By Atia Tilarious Azohnwi
The Anglophone General Conference that was supposed to hold in Buea from November 21-22, 2018 has been postponed to a later date, the organisers have said.
The Conference Organizing Committee, COC, of the Anglophone General Conference made the announcement on Monday, November 19 but did not advance reasons for their decision.
“While waiting for the State to formally approve our application for authorization of the conference, the COC is calling on all Cameroonians of goodwill and also the international community to continue lending support to this initiative,” the organising committee said in a statement.
In a press conference Tuesday November 20 at the Saints Peter and Paul Cathedral in Douala, the lead convener of the AGC clarified public opinion on why they had to postpone the conference.
The Emeritus Archbishop of the Douala Archdiocese, Cardinal Tumi debunked claims that government had banned the conference. He said the AGC was postponed to give them time to mobilise resources and create awareness.
“We applied for an authorisation following due process. We have neither received an authorisation nor has the conference been banned by government. In the absence of a formal authorisation, we decided to postpone the conference,” Lasha Kingsly, Head of Communication for the AGC told The SUN.
Tumi insists that the AGC must take an ecumenical character, one that does not appear to be wrestling with government.
Trusted sources say government is suggesting that the conference be held late in December or in January given that they are yet to recover from the post-electoral period.
UN throws weight behind AGC
The United Nations has through the voice of her resident coordinator given its support for the AGC. Ms. Allegra Maria Del Pilar Baiocchi, Resident Coordinator of the United Nations system, UNDP Resident Representative, Humanitarian Coordinator in Cameroon said:
“The UN, along with most of the international community, has asked for dialogue, it has encouraged dialogue. If this is an initiative that will start dialogue and initiate dialogue, then yes, we are going to support it.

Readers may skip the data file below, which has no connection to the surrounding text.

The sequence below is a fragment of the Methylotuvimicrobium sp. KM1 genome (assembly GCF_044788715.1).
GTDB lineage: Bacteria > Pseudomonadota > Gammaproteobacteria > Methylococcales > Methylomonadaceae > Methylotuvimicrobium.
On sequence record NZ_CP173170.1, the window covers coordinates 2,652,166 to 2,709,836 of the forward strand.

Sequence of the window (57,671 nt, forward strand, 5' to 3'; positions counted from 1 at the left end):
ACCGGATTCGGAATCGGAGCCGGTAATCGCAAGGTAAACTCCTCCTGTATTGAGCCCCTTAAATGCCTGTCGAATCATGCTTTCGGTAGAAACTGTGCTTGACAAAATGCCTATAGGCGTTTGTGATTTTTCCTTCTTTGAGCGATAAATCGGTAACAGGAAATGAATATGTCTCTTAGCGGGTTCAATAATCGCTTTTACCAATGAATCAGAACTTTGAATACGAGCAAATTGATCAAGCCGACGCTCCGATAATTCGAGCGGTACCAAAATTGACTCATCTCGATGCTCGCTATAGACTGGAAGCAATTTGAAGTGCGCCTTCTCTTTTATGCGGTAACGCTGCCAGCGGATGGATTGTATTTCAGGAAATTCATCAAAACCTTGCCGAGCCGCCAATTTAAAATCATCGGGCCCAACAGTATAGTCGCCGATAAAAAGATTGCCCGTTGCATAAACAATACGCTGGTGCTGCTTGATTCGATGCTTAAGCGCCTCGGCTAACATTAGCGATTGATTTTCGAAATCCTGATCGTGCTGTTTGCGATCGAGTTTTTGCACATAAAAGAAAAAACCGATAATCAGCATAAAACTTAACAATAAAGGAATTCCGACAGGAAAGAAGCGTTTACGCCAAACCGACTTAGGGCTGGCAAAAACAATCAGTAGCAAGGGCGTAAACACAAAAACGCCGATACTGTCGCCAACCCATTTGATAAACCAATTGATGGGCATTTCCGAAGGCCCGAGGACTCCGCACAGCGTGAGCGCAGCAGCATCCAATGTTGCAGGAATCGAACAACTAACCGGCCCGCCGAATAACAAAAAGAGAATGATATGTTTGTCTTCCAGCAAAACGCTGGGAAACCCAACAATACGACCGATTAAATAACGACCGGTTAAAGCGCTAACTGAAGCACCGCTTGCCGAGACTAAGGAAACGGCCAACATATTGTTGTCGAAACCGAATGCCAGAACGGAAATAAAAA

“But to work, it needs to have the support of all the parties. If it is done in isolation, if it doesn’t have the encouragement either of the government or secessionists, then it will not go very far. But as I said before, the voices of Cameroonians need to start being heard more.
“Beyond the politics, I think we need to hear the people talking. I refer to the initiative of the women because I think we need to hear the voices of the people saying we’ve had enough and we want solutions.
“It shouldn’t only be the UN saying it or the ambassadors. We need confidence building measures. We need the population to trust the administration and be able to go back. I think we need peace. By peace, eventually we would want to see the demilitarisation.
“With peace, we should be seeing less military on the ground. We should be seeing life going back to normal. When we met with the minister of defence, we actually asked about working on the confidence the population should have in those regions.
“They should be comfortable going back to their villages and they should be comfortable with relating to the authorities. So, I think the government has the responsibility to rebuild that relationship.”
The International Crisis Group
The International Crisis Group in a September 17, 2018 statement commends the initiative of four religious leaders (from the Catholic Church, the Presbyterian Church and the Central Mosques of Bamenda and Buea) to organise an Anglophone General Conference in Buea, a city in Cameroon’s Southwest region.
“In April 2018, Crisis Group proposed the Catholic Church as a potential mediator in the ongoing conflict in the Anglophone regions (Northwest and Southwest). On 25 July, Cardinal emeritus Christian Tumi announced that this conference would take place on 29 and 30 August 2018. The organisers later postponed it to 21 and 22 November. This delay is welcome as it allows for better preparation and could help ensure that all parties concerned participate.
The ICG says International actors should exert pressure on the government and separatists in equal measure, insisting that the conference may allow the government to identify credible interlocutors for a national dialogue on the Anglophone question after the election.